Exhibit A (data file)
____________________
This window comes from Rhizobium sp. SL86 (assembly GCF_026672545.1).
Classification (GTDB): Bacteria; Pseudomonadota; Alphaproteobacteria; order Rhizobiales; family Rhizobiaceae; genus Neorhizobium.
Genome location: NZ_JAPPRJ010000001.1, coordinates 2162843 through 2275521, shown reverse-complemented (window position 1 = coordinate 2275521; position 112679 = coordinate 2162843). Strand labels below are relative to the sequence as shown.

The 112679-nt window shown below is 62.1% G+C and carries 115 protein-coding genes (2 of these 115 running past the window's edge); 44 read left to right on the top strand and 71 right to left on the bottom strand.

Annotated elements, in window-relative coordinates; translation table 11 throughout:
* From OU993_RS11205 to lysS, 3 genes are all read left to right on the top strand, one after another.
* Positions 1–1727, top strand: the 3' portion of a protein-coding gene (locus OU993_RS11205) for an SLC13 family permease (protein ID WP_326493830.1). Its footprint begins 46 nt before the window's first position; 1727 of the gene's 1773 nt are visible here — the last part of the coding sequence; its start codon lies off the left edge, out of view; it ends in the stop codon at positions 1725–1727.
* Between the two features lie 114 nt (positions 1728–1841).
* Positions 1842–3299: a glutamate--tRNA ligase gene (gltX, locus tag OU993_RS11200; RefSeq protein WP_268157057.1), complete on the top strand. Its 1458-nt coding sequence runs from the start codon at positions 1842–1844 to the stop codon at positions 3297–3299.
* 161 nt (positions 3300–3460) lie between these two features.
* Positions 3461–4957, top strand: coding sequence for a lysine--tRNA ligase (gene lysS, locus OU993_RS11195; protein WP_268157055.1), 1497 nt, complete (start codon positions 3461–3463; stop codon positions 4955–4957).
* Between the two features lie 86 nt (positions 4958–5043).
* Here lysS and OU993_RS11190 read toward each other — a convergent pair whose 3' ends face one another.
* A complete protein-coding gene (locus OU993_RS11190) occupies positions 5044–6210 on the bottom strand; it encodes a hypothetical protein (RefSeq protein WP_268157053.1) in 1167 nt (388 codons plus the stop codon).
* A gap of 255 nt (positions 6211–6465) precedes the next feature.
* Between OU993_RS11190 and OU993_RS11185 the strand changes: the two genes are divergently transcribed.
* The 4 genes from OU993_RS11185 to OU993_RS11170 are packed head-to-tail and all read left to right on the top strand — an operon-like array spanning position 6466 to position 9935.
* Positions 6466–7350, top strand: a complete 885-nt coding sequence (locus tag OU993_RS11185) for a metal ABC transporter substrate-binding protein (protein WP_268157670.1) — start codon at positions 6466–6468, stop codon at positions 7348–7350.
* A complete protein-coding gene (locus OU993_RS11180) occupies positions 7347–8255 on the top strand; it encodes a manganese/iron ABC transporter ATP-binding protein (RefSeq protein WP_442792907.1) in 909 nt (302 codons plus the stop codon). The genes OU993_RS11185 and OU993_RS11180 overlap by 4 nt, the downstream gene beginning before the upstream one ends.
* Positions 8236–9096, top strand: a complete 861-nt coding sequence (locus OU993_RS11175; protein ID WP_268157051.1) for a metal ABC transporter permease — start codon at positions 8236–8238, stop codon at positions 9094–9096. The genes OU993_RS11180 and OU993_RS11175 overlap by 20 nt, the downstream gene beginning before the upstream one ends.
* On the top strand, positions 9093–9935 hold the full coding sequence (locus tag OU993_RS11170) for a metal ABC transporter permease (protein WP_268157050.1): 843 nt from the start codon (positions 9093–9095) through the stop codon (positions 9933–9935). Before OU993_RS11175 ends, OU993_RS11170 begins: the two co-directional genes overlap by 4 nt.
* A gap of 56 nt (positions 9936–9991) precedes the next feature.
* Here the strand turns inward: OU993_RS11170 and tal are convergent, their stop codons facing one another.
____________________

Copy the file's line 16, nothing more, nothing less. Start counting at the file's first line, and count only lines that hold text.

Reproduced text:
* Between OU993_RS11190 and OU993_RS11185 the strand changes: the two genes are divergently transcribed.